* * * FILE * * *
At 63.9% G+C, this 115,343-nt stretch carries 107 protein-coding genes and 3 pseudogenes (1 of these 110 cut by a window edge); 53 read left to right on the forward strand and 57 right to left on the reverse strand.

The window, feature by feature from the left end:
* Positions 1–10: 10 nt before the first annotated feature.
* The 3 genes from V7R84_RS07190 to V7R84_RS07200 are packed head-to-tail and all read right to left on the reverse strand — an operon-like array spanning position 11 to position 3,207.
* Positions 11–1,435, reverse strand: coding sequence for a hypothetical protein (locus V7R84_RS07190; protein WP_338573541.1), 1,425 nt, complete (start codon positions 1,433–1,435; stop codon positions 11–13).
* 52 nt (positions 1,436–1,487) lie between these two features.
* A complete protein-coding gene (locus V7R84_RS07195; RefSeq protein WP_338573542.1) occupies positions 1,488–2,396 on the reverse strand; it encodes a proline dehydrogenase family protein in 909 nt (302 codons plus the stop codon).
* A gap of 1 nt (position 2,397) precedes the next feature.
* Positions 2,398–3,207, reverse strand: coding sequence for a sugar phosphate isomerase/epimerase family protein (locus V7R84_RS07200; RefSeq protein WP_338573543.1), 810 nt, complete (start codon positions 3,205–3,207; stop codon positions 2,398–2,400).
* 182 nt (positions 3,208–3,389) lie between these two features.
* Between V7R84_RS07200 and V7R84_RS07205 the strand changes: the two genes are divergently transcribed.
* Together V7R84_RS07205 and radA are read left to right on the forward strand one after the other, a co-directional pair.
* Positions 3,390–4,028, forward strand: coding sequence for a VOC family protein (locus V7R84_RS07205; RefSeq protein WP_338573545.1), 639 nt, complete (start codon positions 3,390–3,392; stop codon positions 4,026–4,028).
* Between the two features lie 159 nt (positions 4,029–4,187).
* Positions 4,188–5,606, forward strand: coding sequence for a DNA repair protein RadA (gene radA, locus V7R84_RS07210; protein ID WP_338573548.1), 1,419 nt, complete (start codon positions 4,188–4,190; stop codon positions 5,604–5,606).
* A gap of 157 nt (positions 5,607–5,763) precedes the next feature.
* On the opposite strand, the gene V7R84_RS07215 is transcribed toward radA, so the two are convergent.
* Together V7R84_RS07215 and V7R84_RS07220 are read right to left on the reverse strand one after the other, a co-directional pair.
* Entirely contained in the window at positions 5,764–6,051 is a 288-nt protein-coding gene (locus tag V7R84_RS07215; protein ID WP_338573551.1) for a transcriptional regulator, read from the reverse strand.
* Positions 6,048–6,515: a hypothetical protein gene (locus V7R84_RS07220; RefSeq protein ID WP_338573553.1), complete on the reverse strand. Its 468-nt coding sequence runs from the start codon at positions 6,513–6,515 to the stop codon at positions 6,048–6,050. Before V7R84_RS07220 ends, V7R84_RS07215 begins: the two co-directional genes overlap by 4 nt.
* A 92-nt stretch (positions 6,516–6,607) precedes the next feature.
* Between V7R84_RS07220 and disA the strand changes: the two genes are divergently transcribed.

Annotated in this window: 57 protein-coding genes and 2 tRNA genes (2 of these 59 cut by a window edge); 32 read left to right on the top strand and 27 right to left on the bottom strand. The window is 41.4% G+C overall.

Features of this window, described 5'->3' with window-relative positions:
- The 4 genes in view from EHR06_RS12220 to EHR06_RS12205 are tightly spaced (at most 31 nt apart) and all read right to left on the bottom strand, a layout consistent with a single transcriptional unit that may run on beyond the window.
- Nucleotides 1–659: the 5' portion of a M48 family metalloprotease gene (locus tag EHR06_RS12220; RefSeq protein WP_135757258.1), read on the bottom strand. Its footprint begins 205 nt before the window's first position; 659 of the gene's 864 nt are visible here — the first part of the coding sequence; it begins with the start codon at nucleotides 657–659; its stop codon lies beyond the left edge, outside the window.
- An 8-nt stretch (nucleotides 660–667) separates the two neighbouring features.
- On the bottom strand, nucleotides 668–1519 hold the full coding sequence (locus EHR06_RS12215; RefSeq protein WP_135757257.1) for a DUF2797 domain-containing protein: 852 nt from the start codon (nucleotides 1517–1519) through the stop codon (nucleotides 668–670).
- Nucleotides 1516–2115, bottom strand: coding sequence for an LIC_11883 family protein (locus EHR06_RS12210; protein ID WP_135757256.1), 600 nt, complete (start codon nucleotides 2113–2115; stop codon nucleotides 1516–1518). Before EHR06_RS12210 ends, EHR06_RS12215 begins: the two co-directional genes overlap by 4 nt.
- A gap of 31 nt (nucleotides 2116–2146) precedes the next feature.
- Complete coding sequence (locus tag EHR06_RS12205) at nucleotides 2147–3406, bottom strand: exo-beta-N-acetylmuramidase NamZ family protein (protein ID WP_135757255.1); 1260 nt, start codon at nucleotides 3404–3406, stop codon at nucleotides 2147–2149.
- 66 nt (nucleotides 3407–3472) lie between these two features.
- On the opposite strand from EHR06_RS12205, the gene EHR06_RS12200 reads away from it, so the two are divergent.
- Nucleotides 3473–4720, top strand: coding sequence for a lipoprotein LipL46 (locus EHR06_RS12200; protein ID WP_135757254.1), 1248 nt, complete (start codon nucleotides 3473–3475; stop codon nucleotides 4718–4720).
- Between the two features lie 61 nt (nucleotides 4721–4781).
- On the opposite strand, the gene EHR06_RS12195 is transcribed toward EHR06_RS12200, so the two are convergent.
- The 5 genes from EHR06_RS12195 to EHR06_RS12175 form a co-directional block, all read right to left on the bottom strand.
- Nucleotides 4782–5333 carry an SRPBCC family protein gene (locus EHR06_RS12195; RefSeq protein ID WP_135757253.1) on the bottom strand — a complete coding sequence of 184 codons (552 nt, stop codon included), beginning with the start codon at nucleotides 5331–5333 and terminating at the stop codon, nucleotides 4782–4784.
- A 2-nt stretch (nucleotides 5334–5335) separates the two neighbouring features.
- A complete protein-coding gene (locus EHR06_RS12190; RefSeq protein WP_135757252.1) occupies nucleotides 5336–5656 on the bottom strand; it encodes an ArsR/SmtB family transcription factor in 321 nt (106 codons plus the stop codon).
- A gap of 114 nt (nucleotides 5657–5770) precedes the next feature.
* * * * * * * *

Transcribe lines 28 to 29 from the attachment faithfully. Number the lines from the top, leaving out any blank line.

- On the bottom strand, nucleotides 668–1519 hold the full coding sequence (locus EHR06_RS12215; RefSeq protein WP_135757257.1) for a DUF2797 domain-containing protein: 852 nt from the start codon (nucleotides 1517–1519) through the stop codon (nucleotides 668–670).
- Nucleotides 1516–2115, bottom strand: coding sequence for an LIC_11883 family protein (locus EHR06_RS12210; protein ID WP_135757256.1), 600 nt, complete (start codon nucleotides 2113–2115; stop codon nucleotides 1516–1518). Before EHR06_RS12210 ends, EHR06_RS12215 begins: the two co-directional genes overlap by 4 nt.